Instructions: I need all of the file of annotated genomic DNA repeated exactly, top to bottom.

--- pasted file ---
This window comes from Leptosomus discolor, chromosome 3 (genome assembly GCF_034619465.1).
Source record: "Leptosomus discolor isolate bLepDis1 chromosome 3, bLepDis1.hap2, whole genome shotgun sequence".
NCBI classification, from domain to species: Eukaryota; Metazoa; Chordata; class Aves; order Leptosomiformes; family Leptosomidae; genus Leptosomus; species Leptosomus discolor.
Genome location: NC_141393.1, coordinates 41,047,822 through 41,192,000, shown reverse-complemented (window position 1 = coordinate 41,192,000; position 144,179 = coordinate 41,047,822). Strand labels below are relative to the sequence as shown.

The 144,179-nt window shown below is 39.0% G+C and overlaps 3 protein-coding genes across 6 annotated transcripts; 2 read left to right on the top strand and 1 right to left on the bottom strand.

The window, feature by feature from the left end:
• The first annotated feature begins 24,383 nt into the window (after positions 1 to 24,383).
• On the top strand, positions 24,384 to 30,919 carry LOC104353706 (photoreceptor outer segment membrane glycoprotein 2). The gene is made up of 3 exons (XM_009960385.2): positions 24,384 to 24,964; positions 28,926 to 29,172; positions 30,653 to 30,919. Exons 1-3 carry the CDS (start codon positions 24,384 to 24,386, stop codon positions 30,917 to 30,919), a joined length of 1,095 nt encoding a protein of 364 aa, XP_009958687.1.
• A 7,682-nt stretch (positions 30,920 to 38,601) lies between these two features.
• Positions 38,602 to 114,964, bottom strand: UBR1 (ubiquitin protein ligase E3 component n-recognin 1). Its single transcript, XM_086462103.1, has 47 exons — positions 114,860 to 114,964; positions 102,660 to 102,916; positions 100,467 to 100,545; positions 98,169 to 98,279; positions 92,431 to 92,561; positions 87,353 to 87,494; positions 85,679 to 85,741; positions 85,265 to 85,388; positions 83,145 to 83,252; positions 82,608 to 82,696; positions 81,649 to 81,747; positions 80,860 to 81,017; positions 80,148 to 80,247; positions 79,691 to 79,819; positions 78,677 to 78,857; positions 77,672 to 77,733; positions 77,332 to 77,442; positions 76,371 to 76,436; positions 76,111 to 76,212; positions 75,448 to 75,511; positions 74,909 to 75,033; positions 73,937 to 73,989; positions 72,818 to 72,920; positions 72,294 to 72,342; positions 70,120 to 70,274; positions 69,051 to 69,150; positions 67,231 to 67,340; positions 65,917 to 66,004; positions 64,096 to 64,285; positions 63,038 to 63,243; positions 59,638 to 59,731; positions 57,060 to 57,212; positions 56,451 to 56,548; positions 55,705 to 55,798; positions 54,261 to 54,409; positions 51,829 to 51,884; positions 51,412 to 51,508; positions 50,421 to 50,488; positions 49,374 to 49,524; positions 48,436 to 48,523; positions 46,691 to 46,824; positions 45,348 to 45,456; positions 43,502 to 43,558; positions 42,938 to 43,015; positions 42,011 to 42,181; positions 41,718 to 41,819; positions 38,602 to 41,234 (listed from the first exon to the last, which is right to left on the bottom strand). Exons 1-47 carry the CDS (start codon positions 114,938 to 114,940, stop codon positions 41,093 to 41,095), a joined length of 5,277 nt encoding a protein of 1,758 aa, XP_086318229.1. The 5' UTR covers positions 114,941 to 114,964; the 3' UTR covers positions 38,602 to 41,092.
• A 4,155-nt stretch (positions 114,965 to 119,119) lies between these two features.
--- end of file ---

This window comes from Leptosomus discolor, chromosome 3 (genome assembly GCF_034619465.1).
Source record: "Leptosomus discolor isolate bLepDis1 chromosome 3, bLepDis1.hap2, whole genome shotgun sequence".
NCBI classification, from domain to species: Eukaryota; Metazoa; Chordata; class Aves; order Leptosomiformes; family Leptosomidae; genus Leptosomus; species Leptosomus discolor.
Genome location: NC_141393.1, coordinates 41,047,822 through 41,192,000, shown reverse-complemented (window position 1 = coordinate 41,192,000; position 144,179 = coordinate 41,047,822). Strand labels below are relative to the sequence as shown.

The 144,179-nt window shown below is 39.0% G+C and overlaps 3 protein-coding genes across 6 annotated transcripts; 2 read left to right on the top strand and 1 right to left on the bottom strand.

The window, feature by feature from the left end:
• The first annotated feature begins 24,383 nt into the window (after positions 1 to 24,383).
• On the top strand, positions 24,384 to 30,919 carry LOC104353706 (photoreceptor outer segment membrane glycoprotein 2). The gene is made up of 3 exons (XM_009960385.2): positions 24,384 to 24,964; positions 28,926 to 29,172; positions 30,653 to 30,919. Exons 1-3 carry the CDS (start codon positions 24,384 to 24,386, stop codon positions 30,917 to 30,919), a joined length of 1,095 nt encoding a protein of 364 aa, XP_009958687.1.
• A 7,682-nt stretch (positions 30,920 to 38,601) lies between these two features.
• Positions 38,602 to 114,964, bottom strand: UBR1 (ubiquitin protein ligase E3 component n-recognin 1). Its single transcript, XM_086462103.1, has 47 exons — positions 114,860 to 114,964; positions 102,660 to 102,916; positions 100,467 to 100,545; positions 98,169 to 98,279; positions 92,431 to 92,561; positions 87,353 to 87,494; positions 85,679 to 85,741; positions 85,265 to 85,388; positions 83,145 to 83,252; positions 82,608 to 82,696; positions 81,649 to 81,747; positions 80,860 to 81,017; positions 80,148 to 80,247; positions 79,691 to 79,819; positions 78,677 to 78,857; positions 77,672 to 77,733; positions 77,332 to 77,442; positions 76,371 to 76,436; positions 76,111 to 76,212; positions 75,448 to 75,511; positions 74,909 to 75,033; positions 73,937 to 73,989; positions 72,818 to 72,920; positions 72,294 to 72,342; positions 70,120 to 70,274; positions 69,051 to 69,150; positions 67,231 to 67,340; positions 65,917 to 66,004; positions 64,096 to 64,285; positions 63,038 to 63,243; positions 59,638 to 59,731; positions 57,060 to 57,212; positions 56,451 to 56,548; positions 55,705 to 55,798; positions 54,261 to 54,409; positions 51,829 to 51,884; positions 51,412 to 51,508; positions 50,421 to 50,488; positions 49,374 to 49,524; positions 48,436 to 48,523; positions 46,691 to 46,824; positions 45,348 to 45,456; positions 43,502 to 43,558; positions 42,938 to 43,015; positions 42,011 to 42,181; positions 41,718 to 41,819; positions 38,602 to 41,234 (listed from the first exon to the last, which is right to left on the bottom strand). Exons 1-47 carry the CDS (start codon positions 114,938 to 114,940, stop codon positions 41,093 to 41,095), a joined length of 5,277 nt encoding a protein of 1,758 aa, XP_086318229.1. The 5' UTR covers positions 114,941 to 114,964; the 3' UTR covers positions 38,602 to 41,092.
• A 4,155-nt stretch (positions 114,965 to 119,119) lies between these two features.